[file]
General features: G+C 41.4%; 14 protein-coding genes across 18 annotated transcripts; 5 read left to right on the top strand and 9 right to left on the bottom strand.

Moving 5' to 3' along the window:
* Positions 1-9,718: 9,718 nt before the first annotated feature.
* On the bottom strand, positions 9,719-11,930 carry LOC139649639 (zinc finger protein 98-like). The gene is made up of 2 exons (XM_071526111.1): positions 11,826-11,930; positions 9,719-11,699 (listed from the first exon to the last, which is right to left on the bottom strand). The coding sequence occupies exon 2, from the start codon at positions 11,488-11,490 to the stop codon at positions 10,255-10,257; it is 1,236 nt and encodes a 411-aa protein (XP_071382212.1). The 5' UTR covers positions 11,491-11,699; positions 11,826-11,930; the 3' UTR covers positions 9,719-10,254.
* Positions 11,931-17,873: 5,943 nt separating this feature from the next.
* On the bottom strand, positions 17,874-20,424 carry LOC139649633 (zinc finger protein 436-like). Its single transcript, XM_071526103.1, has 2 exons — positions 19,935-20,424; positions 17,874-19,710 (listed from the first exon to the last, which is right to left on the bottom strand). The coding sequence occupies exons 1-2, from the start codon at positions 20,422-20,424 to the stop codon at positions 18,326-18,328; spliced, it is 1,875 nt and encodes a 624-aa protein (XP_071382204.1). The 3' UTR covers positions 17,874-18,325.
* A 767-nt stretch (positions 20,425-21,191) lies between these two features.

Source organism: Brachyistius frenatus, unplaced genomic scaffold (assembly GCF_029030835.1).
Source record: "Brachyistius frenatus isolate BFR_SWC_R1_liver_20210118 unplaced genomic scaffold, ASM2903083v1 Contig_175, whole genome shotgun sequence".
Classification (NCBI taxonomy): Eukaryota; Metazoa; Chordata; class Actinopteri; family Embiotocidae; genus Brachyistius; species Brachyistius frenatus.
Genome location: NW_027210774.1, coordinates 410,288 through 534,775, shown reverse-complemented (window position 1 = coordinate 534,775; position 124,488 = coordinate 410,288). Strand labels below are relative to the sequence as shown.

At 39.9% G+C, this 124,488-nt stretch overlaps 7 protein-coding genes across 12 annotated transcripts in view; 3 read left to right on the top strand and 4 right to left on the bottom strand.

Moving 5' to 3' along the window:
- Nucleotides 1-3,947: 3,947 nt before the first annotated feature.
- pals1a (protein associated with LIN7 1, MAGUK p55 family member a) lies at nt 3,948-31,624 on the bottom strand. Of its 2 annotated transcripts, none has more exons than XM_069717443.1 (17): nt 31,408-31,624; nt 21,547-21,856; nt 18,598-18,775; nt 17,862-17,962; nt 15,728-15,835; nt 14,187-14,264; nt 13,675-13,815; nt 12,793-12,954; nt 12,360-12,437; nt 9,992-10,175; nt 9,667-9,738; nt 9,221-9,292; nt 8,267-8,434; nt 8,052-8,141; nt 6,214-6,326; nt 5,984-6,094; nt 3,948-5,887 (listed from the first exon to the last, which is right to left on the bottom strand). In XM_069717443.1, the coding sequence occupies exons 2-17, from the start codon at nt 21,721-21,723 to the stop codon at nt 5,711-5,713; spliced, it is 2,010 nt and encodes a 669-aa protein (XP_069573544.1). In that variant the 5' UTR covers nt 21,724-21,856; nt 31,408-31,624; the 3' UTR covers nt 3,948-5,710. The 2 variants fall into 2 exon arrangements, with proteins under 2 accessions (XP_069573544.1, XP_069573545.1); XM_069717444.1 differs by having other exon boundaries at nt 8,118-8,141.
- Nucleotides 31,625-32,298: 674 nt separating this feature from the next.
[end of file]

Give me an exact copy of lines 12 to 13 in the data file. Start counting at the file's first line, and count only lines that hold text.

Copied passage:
At 39.9% G+C, this 124,488-nt stretch overlaps 7 protein-coding genes across 12 annotated transcripts in view; 3 read left to right on the top strand and 4 right to left on the bottom strand.

Moving 5' to 3' along the window: